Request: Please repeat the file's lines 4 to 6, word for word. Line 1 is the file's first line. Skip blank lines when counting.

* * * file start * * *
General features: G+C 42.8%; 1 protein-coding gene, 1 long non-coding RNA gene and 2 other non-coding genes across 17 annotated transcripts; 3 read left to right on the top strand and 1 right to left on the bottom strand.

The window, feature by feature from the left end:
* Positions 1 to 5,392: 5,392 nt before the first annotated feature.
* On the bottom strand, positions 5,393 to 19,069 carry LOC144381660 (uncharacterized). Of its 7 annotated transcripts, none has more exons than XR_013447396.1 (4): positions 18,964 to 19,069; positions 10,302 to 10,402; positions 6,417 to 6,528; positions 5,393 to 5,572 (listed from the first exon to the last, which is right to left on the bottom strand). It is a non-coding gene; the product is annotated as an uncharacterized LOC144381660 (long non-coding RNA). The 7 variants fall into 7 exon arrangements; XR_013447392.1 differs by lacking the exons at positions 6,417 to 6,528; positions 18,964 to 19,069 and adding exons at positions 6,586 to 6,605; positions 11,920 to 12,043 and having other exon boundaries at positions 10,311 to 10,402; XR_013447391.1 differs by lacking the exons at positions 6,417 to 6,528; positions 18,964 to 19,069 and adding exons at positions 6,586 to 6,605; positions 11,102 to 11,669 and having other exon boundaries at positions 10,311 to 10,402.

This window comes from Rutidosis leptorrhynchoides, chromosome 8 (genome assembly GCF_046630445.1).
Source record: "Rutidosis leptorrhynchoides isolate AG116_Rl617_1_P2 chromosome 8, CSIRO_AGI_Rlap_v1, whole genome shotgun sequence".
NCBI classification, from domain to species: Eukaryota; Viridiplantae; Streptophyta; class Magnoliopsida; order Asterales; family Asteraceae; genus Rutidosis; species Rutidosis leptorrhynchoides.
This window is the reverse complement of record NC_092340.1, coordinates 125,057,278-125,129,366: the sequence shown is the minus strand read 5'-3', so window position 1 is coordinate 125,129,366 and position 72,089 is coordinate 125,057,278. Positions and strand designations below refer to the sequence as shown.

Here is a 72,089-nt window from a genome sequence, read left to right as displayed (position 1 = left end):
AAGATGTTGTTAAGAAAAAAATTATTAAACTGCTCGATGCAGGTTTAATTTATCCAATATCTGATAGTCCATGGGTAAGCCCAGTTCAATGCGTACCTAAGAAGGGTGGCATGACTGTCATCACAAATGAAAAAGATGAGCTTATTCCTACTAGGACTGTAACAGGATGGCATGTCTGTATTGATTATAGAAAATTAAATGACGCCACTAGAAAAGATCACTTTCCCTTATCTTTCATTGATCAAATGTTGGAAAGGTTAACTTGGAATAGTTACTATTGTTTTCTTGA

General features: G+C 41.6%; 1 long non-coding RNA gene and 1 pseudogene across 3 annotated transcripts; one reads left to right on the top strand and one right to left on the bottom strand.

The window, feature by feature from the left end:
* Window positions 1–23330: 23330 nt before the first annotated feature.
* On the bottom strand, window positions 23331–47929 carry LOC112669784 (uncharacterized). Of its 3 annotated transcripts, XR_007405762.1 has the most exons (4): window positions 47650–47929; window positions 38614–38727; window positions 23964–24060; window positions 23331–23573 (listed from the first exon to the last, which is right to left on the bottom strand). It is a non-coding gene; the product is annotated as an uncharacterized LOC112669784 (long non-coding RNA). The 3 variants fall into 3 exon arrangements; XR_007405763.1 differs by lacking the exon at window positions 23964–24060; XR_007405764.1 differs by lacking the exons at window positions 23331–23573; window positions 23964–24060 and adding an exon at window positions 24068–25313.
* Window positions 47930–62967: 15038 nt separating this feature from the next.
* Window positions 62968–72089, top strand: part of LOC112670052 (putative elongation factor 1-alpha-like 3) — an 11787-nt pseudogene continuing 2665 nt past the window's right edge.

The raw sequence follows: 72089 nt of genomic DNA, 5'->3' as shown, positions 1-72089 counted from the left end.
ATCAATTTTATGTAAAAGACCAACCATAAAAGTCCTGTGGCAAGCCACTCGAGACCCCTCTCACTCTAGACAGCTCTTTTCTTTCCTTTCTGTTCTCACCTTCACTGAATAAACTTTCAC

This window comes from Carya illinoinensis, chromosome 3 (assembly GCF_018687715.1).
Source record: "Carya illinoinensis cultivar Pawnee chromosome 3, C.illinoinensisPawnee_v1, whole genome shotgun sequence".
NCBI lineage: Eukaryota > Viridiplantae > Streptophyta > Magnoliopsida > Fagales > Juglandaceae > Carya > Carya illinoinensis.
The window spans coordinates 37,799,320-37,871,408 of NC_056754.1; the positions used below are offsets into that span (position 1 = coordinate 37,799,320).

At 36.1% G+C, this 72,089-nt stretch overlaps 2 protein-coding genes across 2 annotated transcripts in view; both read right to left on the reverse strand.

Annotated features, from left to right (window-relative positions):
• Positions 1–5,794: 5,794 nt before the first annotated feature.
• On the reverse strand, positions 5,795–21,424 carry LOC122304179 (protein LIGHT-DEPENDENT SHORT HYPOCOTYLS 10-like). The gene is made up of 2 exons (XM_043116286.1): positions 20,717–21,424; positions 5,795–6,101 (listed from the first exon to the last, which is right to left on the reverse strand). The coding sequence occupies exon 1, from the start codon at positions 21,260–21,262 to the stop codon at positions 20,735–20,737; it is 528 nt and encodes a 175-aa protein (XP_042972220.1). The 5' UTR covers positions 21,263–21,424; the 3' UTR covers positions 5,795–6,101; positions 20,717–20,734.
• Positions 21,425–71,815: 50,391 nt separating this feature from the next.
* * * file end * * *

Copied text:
* On the bottom strand, positions 5,393 to 19,069 carry LOC144381660 (uncharacterized). Of its 7 annotated transcripts, none has more exons than XR_013447396.1 (4): positions 18,964 to 19,069; positions 10,302 to 10,402; positions 6,417 to 6,528; positions 5,393 to 5,572 (listed from the first exon to the last, which is right to left on the bottom strand). It is a non-coding gene; the product is annotated as an uncharacterized LOC144381660 (long non-coding RNA). The 7 variants fall into 7 exon arrangements; XR_013447392.1 differs by lacking the exons at positions 6,417 to 6,528; positions 18,964 to 19,069 and adding exons at positions 6,586 to 6,605; positions 11,920 to 12,043 and having other exon boundaries at positions 10,311 to 10,402; XR_013447391.1 differs by lacking the exons at positions 6,417 to 6,528; positions 18,964 to 19,069 and adding exons at positions 6,586 to 6,605; positions 11,102 to 11,669 and having other exon boundaries at positions 10,311 to 10,402.

This window comes from Rutidosis leptorrhynchoides, chromosome 8 (genome assembly GCF_046630445.1).
Source record: "Rutidosis leptorrhynchoides isolate AG116_Rl617_1_P2 chromosome 8, CSIRO_AGI_Rlap_v1, whole genome shotgun sequence".